In the old days (and by old, we mean twenty years ago), markets would start to quiet down in early December. Traders and portfolio managers would curtail their activity weeks before year-end, allowing them to get their minds out of the markets and into holiday parties. And yes, there were still a number of corporate holiday celebrations back then…

Policy makers were also reluctant to spoil the spirit of the season by making big news as the new year approached. All of this allowed business economists to enjoy a welcome respite and to prepare their annual outlooks in quiet repose.



2018, however, closed with a bang. (And it was not a celebratory bang from a fireworks show.) Markets were unsteady throughout December, amid signs of economic moderation, ongoing trade frictions, concern over monetary policy and renewed dysfunction in Washington. Declining and volatile asset prices reflected heightened uncertainty over the outlook.

Yet as we separate noise from signal, we arrive at the conclusion that 2019 should be a successful year for the global economy. Growth may not match the levels seen last year, but that is to be expected; the effects of U.S. tax reform are fading and the impact of trade restrictions is rising.

To achieve a favorable outcome, tension surrounding four situations will have to de-escalate.

  • East-West Trade Relations. Our expectation is that both China and the United States will retreat from their harsh rhetoric and find ways forward. China is anxious to avoid further economic deterioration and credit stress; the U.S. administration is seeking to avoid further market upset.
  • Brexit. A disorderly “no-deal” separation has been rising in likelihood, but our most-likely case is an extension of current deadlines. An agreement leaving current patterns of commerce and finance largely in place should follow.
  • Political Dissonance. An opposition House has been seated in Washington, and European parliamentary elections may find extreme parties making gains. Markets have handled populism in stride up to this point, but may soon find their patience challenged.
  • Monetary Policy Misgivings. The world’s central banks are, rightfully, becoming less accommodative. Some see a disconnect between the market’s expectations and those of the U.S. Federal Reserve, the European Central Bank, and the Bank of England. Furthermore, stress between governments monetary authorities is rising. Care must be taken to reach sound decisions on policy, and to communicate them effectively.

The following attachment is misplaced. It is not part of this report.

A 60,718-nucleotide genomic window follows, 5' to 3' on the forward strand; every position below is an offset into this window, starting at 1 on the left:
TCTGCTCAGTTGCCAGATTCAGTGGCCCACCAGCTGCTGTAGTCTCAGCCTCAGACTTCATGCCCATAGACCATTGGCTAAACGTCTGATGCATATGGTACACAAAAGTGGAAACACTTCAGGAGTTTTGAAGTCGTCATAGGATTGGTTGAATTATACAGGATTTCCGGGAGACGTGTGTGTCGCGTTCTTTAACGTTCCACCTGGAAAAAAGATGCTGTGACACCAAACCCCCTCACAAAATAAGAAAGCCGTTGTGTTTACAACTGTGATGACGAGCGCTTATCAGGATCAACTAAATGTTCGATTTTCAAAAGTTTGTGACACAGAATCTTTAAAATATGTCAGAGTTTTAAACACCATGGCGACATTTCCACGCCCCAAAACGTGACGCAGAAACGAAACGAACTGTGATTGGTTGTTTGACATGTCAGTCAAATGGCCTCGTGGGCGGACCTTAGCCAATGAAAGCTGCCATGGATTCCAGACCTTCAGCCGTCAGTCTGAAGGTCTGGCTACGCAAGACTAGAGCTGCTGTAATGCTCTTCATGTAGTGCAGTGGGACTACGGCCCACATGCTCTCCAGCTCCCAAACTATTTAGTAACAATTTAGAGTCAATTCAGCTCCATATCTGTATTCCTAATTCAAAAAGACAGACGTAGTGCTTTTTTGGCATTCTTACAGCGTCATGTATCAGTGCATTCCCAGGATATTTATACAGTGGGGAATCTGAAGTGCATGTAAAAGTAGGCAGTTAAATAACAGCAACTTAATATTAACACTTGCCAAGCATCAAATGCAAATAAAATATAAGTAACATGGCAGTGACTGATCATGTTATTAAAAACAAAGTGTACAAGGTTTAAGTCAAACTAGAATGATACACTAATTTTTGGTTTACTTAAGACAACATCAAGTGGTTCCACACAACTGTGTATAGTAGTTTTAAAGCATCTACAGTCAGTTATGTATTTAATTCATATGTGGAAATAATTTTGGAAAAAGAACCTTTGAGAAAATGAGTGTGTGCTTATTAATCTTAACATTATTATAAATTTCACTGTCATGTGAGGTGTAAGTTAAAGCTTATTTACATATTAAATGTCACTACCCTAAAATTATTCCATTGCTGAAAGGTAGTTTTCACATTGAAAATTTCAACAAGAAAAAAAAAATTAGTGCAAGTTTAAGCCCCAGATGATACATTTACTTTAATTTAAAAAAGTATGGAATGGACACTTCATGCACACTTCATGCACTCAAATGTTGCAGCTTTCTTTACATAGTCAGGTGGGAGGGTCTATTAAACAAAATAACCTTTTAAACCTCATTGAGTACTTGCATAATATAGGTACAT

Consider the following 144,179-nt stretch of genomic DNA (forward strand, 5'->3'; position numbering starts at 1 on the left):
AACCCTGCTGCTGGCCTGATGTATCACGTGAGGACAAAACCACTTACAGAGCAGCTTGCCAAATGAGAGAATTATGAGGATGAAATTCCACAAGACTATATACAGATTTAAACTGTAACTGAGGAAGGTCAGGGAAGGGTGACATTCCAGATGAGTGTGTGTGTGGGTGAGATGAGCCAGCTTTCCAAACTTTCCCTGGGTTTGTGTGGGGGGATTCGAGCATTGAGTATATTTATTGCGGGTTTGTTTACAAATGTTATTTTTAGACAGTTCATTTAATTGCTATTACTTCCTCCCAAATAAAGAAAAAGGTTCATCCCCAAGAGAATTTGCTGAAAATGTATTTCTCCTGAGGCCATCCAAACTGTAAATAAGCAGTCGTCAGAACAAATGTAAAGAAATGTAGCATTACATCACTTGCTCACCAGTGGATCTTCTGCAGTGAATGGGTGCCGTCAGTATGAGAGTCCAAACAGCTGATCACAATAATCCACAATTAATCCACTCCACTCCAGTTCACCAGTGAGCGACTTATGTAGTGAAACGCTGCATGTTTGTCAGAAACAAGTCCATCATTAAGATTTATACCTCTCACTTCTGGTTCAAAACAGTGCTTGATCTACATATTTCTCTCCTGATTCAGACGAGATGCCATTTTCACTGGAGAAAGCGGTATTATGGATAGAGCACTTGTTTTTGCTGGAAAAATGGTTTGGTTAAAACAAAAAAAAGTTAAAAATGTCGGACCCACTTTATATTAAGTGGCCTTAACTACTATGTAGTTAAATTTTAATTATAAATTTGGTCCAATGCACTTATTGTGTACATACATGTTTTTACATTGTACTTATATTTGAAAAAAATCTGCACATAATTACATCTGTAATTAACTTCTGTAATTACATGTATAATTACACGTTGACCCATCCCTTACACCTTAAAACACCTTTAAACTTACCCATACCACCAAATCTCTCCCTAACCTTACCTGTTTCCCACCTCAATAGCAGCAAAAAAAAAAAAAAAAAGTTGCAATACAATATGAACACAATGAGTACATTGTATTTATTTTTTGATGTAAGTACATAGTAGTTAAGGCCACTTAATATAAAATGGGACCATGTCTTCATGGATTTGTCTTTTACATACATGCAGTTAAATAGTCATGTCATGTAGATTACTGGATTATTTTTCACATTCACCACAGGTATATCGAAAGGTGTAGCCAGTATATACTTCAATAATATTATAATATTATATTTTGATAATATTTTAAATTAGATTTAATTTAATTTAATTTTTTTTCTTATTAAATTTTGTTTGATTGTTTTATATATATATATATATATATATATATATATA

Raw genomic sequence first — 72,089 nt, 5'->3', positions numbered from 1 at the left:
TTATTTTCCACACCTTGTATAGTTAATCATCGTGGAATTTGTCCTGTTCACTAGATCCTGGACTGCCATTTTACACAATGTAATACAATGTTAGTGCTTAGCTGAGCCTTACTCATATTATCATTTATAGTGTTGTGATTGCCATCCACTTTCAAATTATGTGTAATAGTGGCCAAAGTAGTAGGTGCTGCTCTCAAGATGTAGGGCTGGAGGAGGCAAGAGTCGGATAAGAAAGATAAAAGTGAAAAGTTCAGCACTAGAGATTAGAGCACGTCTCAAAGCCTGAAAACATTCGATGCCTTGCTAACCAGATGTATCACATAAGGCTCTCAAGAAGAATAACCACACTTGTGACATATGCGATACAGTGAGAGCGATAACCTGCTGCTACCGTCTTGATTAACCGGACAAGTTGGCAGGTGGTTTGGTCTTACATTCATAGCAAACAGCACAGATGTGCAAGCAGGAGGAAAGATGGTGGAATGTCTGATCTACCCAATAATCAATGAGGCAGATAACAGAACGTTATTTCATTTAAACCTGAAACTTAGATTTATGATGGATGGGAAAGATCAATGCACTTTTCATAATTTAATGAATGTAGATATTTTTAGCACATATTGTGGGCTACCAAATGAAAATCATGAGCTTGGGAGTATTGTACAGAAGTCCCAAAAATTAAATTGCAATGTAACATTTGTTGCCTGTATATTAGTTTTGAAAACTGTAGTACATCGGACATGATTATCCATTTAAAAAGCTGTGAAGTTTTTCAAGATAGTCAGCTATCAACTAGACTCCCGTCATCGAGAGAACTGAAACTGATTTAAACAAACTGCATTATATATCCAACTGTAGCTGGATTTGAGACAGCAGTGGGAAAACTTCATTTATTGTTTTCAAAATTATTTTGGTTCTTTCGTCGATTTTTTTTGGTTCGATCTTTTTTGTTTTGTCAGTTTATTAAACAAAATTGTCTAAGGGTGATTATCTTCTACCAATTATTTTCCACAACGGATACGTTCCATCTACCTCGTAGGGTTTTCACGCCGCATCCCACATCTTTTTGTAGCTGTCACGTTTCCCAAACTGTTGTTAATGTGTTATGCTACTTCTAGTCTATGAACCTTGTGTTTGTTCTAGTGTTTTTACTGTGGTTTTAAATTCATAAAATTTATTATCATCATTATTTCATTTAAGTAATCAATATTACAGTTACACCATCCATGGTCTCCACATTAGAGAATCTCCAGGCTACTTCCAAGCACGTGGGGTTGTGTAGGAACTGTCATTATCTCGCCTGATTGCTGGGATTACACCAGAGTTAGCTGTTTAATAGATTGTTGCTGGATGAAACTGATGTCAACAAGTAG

United States

  • In the year ahead, the U.S. economy will likely grow at a steady but slower rate than the high levels seen in 2018, as the short-term stimulus provided by tax reform tapers. But slower growth is still growth: employment will remain strong, and inflation will continue to firm. These are the conditions under which we would expect further tightening by the Federal Reserve.
  • There is upside potential, if the increased business investment envisioned by the authors of tax reform comes to fruition. And productive trade negotiations would support growth, make its benefits more wide-spread, and reduce the international tensions that characterized 2018.
  • Though it remains a low probability, we cannot rule out a recession. Risks are legion: The federal government is starting the year shut down; if prolonged, a fiscal cliff scenario would have severe effects. Unsteady markets could destroy consumer and business confidence, while a rising dollar could stall exports. The current expansion has proven durable and resilient, but rising uncertainty is reflected in rising volatility.